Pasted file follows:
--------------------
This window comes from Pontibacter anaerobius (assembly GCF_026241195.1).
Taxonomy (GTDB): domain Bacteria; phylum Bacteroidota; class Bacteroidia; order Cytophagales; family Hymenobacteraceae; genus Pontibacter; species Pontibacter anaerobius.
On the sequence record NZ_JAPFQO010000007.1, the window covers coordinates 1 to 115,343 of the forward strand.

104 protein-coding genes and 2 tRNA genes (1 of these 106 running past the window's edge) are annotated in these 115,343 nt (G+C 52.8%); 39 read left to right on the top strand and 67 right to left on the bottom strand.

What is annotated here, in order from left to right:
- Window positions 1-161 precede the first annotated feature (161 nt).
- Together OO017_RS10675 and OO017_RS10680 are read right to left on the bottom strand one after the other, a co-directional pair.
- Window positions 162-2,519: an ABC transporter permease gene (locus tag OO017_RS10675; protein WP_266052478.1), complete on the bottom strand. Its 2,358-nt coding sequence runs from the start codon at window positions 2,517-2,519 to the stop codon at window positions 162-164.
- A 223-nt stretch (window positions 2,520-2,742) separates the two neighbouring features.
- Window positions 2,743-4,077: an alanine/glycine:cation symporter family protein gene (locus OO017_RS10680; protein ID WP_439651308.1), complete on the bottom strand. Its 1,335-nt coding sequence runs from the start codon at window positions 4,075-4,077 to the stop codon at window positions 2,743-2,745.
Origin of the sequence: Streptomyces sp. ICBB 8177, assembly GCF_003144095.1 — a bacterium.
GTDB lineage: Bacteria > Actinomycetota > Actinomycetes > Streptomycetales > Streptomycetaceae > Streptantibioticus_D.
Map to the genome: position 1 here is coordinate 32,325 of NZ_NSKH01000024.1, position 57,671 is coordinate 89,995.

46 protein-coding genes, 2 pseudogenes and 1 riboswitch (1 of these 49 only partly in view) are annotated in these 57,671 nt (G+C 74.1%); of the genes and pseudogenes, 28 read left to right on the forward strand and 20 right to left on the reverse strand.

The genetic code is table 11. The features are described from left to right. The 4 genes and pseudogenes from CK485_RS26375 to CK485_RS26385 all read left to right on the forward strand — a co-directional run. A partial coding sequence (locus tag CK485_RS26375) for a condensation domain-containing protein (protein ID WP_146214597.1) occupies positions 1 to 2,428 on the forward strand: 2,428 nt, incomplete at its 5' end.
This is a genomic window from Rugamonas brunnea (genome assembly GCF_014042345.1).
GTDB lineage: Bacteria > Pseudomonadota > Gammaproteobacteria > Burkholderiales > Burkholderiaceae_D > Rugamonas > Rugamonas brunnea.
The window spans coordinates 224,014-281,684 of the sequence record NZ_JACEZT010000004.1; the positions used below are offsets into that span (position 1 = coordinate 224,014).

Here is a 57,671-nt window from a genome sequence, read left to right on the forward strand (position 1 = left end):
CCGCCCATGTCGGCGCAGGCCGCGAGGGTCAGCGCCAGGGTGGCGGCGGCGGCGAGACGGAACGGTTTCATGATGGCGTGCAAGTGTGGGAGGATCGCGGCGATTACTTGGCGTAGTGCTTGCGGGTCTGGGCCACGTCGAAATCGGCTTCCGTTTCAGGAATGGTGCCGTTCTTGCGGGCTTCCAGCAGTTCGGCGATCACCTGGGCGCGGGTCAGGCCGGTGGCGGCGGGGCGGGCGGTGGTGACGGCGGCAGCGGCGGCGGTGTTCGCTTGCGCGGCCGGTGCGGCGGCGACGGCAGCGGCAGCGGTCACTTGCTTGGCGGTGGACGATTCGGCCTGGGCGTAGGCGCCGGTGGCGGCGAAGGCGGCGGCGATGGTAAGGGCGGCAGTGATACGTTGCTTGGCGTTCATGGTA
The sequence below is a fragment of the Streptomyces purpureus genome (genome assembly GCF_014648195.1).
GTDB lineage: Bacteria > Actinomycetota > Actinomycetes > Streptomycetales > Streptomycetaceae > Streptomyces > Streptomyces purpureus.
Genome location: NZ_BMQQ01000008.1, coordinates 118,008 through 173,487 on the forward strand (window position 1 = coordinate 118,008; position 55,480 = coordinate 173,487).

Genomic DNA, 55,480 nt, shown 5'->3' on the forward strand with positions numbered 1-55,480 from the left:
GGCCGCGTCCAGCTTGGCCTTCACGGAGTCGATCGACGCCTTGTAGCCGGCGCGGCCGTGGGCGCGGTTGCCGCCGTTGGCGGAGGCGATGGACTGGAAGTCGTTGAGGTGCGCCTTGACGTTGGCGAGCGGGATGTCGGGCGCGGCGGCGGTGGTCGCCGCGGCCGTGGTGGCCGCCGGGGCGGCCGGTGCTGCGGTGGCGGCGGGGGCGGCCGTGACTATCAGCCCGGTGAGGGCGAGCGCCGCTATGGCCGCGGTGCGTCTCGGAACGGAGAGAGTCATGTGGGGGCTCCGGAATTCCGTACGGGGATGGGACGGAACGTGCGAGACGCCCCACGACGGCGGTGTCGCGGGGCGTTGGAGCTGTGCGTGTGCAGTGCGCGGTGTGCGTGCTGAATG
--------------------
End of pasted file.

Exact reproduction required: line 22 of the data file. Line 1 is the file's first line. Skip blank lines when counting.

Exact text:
GTDB lineage: Bacteria > Actinomycetota > Actinomycetes > Streptomycetales > Streptomycetaceae > Streptomyces > Streptomyces purpureus.